Post by Ismail AbdulAzeez on Jun 1, 2019 17:33:34 GMT 1
There are many large importing and re-exporting country for frozen vegetables in Europe. The largest imports of frozen vegetables concern vegetables that are not massively produced in Europe which provides an opportunity for suppliers from developing countries. This group of vegetables includes garlic, pumpkin leaves, aubergines, bitter melon etc.
Frozen vegetables are a range of products prepared by the use of a freezing process from substantially sound, fresh vegetables having reached appropriate maturity for processing. None of their essential characteristic elements are removed from them but they should be washed and prepared appropriately, depending on the product to be manufactured.
They undergo operations such as washing, peeling, grading, cutting, blanching/deactivation of enzyme activity and so on, depending on the type of product. Frozen vegetables are maintained at -18 °C or colder.
Product Qualification for Export
The basic quality requirements for frozen vegetables are:
- reasonably uniform colour.
- clean, sound and free from foreign matte.
- products practically free from pests and damage caused by them.
- free from foreign flavour and odour, taking into consideration any added ingredients.
The name of the food as declared on the label should include "name of vegetables" and the words "quick frozen" or "frozen", as well as the name of the ingredient if used (i.e. salt, spices, and so on). The label should also include the style, as appropriate. When frozen vegetables are cut, the cutting style should also be on the label (i.e. diced, halved, Julienne, trimmed, ring, chopped, and so on). In the case of quick-frozen vegetables in bulk packaging, the information required above must either be placed on the container or be given in accompanying documents, except that “frozen or quick frozen (name of the fruit)” as well as the name and address of the manufacturer or packer must appear on the container.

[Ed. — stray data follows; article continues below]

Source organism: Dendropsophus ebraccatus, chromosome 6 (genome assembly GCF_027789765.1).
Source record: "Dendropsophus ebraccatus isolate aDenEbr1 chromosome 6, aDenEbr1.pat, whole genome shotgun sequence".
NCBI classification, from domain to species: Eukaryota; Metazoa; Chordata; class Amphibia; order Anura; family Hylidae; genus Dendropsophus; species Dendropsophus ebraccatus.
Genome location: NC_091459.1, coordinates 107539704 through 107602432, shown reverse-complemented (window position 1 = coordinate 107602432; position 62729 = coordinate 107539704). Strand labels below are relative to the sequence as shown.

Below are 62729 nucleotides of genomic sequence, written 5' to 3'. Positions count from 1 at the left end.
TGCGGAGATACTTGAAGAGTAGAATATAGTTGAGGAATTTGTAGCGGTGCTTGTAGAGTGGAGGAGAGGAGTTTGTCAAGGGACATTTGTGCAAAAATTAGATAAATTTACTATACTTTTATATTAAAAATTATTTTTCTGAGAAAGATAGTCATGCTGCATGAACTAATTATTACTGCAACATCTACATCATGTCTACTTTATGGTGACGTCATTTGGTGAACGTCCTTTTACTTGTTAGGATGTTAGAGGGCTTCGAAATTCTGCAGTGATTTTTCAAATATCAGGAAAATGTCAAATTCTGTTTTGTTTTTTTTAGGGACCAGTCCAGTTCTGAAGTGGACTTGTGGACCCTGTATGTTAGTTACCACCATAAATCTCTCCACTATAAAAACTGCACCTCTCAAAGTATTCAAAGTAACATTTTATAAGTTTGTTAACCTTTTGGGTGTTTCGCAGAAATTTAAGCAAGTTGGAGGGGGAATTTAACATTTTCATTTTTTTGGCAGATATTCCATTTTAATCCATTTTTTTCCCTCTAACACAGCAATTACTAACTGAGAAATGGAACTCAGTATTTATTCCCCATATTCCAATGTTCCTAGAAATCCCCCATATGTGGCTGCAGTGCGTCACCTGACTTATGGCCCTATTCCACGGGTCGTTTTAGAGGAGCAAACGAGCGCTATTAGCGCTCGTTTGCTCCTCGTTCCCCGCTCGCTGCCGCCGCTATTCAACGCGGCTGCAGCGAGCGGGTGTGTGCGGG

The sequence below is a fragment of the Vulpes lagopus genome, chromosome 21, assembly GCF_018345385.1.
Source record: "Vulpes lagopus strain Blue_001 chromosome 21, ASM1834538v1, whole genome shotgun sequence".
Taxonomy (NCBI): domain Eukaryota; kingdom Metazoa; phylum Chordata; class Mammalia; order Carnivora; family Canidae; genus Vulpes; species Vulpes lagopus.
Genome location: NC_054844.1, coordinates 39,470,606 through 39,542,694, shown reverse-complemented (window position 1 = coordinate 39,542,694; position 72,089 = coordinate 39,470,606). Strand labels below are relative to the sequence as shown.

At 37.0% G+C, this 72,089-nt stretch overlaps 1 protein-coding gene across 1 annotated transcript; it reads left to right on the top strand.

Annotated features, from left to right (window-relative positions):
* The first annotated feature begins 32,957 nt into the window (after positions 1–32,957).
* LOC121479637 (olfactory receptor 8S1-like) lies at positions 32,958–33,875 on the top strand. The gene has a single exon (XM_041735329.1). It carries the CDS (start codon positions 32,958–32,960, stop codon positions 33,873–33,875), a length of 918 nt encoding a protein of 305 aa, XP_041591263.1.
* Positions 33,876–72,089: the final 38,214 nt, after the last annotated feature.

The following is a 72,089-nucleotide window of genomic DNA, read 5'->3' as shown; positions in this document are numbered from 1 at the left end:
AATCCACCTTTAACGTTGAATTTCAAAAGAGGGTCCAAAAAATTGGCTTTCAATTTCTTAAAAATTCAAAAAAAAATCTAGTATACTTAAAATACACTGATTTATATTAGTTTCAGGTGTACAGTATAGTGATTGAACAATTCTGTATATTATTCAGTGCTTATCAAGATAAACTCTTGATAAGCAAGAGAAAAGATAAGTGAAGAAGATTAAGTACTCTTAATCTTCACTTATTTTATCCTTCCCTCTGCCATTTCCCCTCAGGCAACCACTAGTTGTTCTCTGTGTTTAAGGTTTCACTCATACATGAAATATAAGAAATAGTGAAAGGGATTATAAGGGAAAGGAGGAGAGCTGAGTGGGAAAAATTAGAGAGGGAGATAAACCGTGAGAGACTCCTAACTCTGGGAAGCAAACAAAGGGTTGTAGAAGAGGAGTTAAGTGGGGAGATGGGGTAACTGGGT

It is common that product specification in addition to the type of the vegetable also declares the variety of the vegetable.
Packaging used for quick-frozen vegetables must protect the organoleptic and quality characteristics of the product, protect the product from bacteriological and other contamination (including contamination from the packaging material itself), protect the product from moisture loss, dehydration and (where appropriate) leakage as far as technologically practicable, and not pass on to the product any odour, taste, colour or other foreign characteristics.
The most common types of packaging for frozen vegetables are polyethylene bags, carton boxes layered with folium and paper bags. The size of the packaging may vary according to the buyers’ requests.
Global market for Frozen Vegetables
All foods including frozen vegetables sold in Europe must be safe. Additives must be approved. Harmful residues in pesticides are banned. It should also be readily obvious from the labelling whether food contains allergens.
Germany is the world’s leading importer of frozen peas. Positive import growth is expected in the coming years due to observed investments of and joint ventures by the leading frozen vegetable companies in Europe. This growth will provide opportunities for exporters from developing countries, especially for exporters of exotic frozen vegetables. In terms of quantity, the most imported vegetables are frozen peas.
The large number of Africans living overseas makes the export of frozen vegetables lucrative. You can invest little in the business and earn up to three times the money invested. Small startup capital is required, depending on your capacity.
The business is indeed a great opportunity for investors.